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Date: August 1, 2013

Garvey Schubert Barer Legal Update, July 25, 2013.

On July 16, 2013, the U.S. Small Business Agency (“SBA”) adopted important amendments to regulations governing small business subcontracting, to implement the Small Business Jobs Act of 2010, designed to increase federal subcontracting opportunities for small businesses. This alert highlights the most significant provisions of the new rules.

  • Primes To Provide “Maximum Practicable Opportunity” to Small Businesses

To address underutilization of small business enterprises, the amended rule provides that the prime contractor is responsible for ensuring that small business concerns are given the “maximum practicable opportunity” to participate in the performance of the work, and must conduct market research to identify small business subcontractors and suppliers through “all reasonable means.” Contractors on large awards have additional specific administrative and substantive responsibilities, which include giving pre-award written notice to unsuccessful small business subcontractors. Importantly, primes cannot prohibit subcontractors from discussing any material matter, including payment and utilization by the prime, directly with the contracting officer.

  • Primes Must Make Effort to Award to Subcontractors Used in Bidding Process Work in Same Scope, Amount and Quality Used in Submitting Quote or Bid

Small businesses complain that they frequently expend significant time and resources to assist large enterprises in preparing bids, quotes and proposals, and then do not receive the work expected upon award of the contract. The amended regulations address this in several ways. First, an offeror must represent to the contracting officer that it will make a good faith effort to acquire articles, equipment, supplies, services, or materials, or obtain the performance of construction work from the small business concerns that it “used” in preparing the bid or proposal, in the same scope, amount, and quality used in preparing and submitting the bid or proposal. Second, the regulations require that a prime contractor who fails to procure such items from such small business concerns must provide the contracting officer with a written explanation prior to the submission of the invoice for final payment and contract close-out. The contracting officer must evaluate the prime contractor’s compliance with these requirements, when rating the contractor for past performance.

  • Primes Must Notify Contracting Officer When Making Slow or Reduced Payments to Small Business Subcontractors

Another recurring issue is reduced or slow payments to small business subcontractors, which can face cash flow issues if not promptly paid by the prime. The amended SBA regulations require a prime contractor to notify the contracting officer in writing, if upon completion of a small business subcontractor’s work, the contractor pays a reduced price, or if the payment to the subcontractor is more than 90 days past due, and the agency has paid the prime contractor. A contractor will be deemed to have a history of slow or reduced payments if it self-reports 3 times within a one year period. Again, the contracting officer is required to evaluate the contractor’s compliance with this particular requirement when rating the contractor.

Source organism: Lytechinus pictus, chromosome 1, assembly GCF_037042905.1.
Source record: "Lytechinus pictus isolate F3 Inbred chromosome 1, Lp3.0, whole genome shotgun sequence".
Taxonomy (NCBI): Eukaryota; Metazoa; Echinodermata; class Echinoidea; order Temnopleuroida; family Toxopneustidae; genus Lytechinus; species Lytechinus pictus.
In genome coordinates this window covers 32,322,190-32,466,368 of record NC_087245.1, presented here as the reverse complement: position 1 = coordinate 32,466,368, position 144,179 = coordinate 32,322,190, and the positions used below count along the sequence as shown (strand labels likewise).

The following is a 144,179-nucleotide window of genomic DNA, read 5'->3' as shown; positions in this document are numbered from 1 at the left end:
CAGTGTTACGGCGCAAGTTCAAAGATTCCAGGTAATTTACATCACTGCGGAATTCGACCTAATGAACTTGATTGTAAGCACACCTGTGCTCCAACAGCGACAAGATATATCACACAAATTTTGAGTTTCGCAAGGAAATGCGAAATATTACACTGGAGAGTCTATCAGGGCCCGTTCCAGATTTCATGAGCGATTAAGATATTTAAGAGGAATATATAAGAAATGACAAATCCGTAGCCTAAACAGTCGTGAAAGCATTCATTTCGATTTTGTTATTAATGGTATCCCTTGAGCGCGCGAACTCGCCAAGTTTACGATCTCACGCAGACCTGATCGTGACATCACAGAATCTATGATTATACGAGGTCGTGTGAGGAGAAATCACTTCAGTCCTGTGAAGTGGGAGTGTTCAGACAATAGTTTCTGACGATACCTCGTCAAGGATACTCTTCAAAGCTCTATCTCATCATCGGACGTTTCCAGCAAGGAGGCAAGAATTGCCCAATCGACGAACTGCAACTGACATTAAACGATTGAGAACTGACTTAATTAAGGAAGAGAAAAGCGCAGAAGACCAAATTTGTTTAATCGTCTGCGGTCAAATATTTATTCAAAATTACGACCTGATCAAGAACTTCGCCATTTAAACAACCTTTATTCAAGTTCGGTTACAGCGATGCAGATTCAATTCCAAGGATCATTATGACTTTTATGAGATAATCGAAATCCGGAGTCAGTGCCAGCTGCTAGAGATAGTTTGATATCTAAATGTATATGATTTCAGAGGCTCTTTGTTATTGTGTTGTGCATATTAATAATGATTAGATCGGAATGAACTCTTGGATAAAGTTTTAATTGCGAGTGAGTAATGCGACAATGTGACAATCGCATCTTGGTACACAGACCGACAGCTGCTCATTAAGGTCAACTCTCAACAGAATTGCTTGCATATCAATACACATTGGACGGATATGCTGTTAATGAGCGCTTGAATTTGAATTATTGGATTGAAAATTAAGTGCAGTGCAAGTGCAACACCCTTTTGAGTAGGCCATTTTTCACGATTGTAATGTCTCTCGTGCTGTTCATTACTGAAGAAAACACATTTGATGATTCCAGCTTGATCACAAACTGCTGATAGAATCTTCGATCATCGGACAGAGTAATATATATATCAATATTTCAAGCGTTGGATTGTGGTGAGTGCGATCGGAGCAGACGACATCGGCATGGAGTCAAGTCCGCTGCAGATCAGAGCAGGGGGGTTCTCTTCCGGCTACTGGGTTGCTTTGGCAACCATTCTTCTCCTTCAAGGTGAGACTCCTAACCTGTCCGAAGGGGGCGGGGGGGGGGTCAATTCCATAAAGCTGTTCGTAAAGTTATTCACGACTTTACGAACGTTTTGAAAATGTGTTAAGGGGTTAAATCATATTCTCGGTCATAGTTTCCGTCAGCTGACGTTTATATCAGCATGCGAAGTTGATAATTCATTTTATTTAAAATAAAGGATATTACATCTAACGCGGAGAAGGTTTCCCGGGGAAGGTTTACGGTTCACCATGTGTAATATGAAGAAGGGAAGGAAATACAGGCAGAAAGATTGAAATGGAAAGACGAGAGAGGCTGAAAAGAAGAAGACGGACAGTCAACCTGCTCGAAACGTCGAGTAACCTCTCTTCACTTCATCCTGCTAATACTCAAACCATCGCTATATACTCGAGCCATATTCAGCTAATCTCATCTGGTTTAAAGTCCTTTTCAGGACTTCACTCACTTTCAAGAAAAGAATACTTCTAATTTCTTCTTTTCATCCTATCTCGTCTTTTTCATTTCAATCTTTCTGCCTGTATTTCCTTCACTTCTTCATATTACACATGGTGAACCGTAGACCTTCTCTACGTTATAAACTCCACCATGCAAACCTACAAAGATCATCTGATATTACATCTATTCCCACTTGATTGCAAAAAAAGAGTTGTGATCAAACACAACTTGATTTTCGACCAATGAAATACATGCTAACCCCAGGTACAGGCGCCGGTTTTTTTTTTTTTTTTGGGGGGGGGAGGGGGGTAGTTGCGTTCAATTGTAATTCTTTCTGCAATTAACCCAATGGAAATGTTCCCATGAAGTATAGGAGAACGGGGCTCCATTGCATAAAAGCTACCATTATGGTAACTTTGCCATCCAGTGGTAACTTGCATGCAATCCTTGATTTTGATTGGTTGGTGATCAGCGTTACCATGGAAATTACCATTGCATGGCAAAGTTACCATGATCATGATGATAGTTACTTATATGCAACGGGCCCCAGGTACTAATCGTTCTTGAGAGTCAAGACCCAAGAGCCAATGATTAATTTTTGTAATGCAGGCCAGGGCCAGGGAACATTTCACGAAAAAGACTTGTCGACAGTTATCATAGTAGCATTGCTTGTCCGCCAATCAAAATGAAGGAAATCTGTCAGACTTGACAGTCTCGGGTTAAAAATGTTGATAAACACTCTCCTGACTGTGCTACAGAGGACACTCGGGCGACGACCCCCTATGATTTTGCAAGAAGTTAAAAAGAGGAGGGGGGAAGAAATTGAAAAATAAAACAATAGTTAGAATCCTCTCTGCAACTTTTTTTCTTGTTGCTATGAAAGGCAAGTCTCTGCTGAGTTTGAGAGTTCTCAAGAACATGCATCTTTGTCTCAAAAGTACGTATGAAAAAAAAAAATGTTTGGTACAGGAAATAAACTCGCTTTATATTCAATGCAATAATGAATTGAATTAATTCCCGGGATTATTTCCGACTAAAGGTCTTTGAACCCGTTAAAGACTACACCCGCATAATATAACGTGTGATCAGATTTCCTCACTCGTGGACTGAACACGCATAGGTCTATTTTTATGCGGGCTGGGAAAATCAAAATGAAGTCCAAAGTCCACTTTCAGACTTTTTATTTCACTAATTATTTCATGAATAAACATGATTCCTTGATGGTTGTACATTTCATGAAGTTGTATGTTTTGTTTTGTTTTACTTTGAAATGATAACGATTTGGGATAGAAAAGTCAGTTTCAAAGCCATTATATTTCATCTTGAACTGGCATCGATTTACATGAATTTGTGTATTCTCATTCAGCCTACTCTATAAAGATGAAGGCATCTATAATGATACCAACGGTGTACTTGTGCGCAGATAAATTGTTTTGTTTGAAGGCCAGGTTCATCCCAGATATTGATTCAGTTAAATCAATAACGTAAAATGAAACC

• Small Business Subcontracting Plan and Goal Requirements in IDIQ/Multiple Award Contexts Clarified

SBA also adopted a new rule clarifying how small business subcontracting plan requirements and agency goals are to be implemented in the context of multiple-award contracts. Unless the prime contractor has a commercial subcontracting plan, awardees of IDIQ, Multiple Award and Federal Supply Schedule contracts exceeding certain thresholds must submit to the contracting officer a subcontracting plan for each such contract. Such contractors must also submit small business subcontracting reports for individual orders to the ordering or the funding agency on an annual basis. The agency funding an order awarded to a small business subcontractor will receive credit for the order toward that agency’s small business subcontracting goals. Also, the funding agency, in its discretion, may establish small business subcontracting goals for individual orders, and for Blanket Purchasing Agreements, or Basic Ordering Agreements.

  • Contracting Officers Responsible for Monitoring and Evaluating Small Business Subcontracting Performance

Generally, the regulations makes it clear that contracting officers must monitor and evaluate compliance with small business subcontracting regulations, and may include in solicitations evaluation factors for small business subcontracting performance and compliance. Finally, for those contractors and subcontractors required to submit small business subcontracting reports, SBA clarified the definition of “subcontracts” which may be “credited,” and identified certain cost centers that cannot be considered in a subcontracting “base.”

The new SBA regulations must, in many cases, be harmonized with counterpart provisions of the Federal Acquisition Regulation, so their full impact may be delayed. Additional requirements associated with the changes are likely to increase the administrative burdens on prime contractors. Whether they are of any meaningful benefit to small business subcontractors remains to be seen. But the amended rules represent a further step in the direction of addressing some of the specific practices of prime contractors and the government often perceived to impede small businesses from receiving a greater share of federal contracting dollars.

If you have any questions about how the rules may affect your business specifically, please call Ben Lambiotte or John Knab.

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